Posted on: 29 November 2016
With winter weather at hand, it helps to be aware of the numerous conditions of the feet that can occur during the colder months of the year. Being able to recognize the symptoms of common foot conditions related to cold weather can lead to prompt treatment, which helps prevent more serious foot problems from occurring.
Raynaud's disease is a condition that causes cold fingers and toes when you're exposed to very cold temperatures or emotional stress. The cold causes small blood vessels to tighten, reducing circulation to the lower extremities. Generally, people with the condition notice that their toes and/or fingers turn white and then blue in color with longer exposure to the cold. When that happens, your toes may start to feel numb.
Once you go back indoors and begin warming your feet and toes, they may turn red at first and can hurt as circulation to the area increases. Although the condition can occur on its own, sometimes it's a symptom of an underlying medical condition, such as an autoimmune disorder. If you think that you may have Raynaud's disease, see a podiatrist or talk to your family doctor.
A condition known as skier's toe causes your toenail to turn black from bleeding under the nail. You may feel pain from the blood pressing on your nail bed.
An injury to the toe or wearing tight ski boots or other footwear can cause the condition. While wearing a ski boot that is too large can cause the problem as well, a podiatrist can alleviate the pain by relieving the pressure of blood pressing against the nail plate. When it comes to prevention, wearing socks that fit your feet snugly helps keep winter footwear from fitting too tightly and causing pressure on your toes.
A condition known as chilblains causes small, itchy, red bumps on the skin–especially on the fingers and toes. Swelling of the skin may occur as well. You are at risk of chilblains when you are exposed to cold weather conditions over a prolonged period of time.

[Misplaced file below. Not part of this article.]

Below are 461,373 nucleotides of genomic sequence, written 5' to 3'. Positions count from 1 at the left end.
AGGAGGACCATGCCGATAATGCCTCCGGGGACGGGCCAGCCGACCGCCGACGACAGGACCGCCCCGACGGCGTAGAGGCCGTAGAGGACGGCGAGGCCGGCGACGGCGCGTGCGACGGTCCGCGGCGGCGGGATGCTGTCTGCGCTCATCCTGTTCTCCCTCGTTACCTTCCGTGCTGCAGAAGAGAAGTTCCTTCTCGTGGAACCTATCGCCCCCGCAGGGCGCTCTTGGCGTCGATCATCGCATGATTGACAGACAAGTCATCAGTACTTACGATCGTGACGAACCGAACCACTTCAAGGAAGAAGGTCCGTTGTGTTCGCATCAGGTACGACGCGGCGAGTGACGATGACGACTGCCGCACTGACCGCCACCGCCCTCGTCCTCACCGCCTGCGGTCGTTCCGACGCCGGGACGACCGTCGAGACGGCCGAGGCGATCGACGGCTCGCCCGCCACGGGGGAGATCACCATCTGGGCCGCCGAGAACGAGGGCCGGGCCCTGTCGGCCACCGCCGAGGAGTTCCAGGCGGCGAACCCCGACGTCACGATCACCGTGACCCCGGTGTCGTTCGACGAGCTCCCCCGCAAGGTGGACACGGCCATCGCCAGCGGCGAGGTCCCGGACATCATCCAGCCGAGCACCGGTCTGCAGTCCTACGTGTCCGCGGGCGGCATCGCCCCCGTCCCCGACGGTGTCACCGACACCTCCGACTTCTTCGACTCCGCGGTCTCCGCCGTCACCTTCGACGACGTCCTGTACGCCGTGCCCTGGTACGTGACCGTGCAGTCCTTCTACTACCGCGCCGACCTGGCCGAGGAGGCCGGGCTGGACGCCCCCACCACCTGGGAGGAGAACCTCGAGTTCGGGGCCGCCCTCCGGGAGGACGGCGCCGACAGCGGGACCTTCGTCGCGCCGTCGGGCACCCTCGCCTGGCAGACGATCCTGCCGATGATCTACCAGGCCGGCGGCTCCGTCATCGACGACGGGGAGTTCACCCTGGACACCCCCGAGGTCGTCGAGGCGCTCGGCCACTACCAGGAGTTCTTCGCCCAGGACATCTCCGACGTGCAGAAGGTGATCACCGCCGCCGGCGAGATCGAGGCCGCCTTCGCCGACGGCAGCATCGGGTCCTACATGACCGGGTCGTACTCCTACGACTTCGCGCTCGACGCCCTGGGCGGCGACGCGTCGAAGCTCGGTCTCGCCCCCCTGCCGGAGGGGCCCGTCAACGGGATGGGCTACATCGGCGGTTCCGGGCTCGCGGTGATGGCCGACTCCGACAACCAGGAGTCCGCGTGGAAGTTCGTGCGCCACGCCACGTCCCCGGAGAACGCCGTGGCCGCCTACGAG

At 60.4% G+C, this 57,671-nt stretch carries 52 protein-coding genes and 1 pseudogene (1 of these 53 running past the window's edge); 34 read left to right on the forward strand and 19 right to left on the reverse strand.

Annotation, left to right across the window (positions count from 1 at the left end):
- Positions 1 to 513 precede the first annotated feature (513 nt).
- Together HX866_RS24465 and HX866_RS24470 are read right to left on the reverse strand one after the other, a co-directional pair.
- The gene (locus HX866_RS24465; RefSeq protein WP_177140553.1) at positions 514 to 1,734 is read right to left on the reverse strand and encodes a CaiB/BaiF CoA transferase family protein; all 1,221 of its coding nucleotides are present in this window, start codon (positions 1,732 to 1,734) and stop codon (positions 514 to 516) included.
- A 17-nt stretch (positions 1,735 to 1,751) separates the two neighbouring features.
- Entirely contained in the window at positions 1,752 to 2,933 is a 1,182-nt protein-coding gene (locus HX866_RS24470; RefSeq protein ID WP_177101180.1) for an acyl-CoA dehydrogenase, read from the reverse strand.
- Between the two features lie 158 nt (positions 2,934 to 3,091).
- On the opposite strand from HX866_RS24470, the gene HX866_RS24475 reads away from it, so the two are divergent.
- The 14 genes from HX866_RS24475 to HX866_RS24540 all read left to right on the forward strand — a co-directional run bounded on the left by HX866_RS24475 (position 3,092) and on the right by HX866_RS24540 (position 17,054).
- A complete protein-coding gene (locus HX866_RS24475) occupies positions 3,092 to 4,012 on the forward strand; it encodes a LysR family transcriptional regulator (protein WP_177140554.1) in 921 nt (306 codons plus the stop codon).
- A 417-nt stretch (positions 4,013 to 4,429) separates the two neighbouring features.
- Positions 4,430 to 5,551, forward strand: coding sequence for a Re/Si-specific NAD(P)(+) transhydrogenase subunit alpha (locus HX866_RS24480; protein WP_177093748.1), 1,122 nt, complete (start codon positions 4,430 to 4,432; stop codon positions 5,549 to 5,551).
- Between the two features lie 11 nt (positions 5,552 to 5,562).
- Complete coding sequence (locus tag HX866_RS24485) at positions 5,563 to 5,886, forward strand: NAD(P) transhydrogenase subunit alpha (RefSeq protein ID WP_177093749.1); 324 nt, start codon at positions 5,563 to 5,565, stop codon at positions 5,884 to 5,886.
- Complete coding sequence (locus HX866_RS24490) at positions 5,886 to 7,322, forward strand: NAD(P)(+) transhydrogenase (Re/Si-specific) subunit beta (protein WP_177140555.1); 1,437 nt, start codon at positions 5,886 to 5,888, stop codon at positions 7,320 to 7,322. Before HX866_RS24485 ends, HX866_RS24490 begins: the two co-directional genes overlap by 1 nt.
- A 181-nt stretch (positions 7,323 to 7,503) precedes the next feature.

Blood vessels get smaller in cold weather and then get larger again once they are warm. The problem occurs when you warm up the toes too quickly, causing blood to leak out of vessels.
Although a podiatrist can prescribe ointments to treat itching, the condition can lead to more serious problems if you are diabetic or have poor circulation. If you have a medical condition that puts you at higher risk of foot problems, chilblains can lead to infection or ulcers.
Winter footwear and boots that fit too tightly can also push tissue and bones against the nerves in your feet, resulting in Morton's neuroma. Symptoms typically include tingling, burning pain, and numbness. The condition, which causes pain in the ball of your foot, can affect any toe, but most often occurs between the third and fourth toes.
Morton's neuroma can improve with better fitting shoes and orthotics. However, in some cases, a podiatrist may need to administer corticosteroid injections to reduce inflammation. In the worst cases, surgery may be required as permanent nerve damage can occur if the condition goes untreated.
Check out websites like betterfootcareohio.com to learn more.Share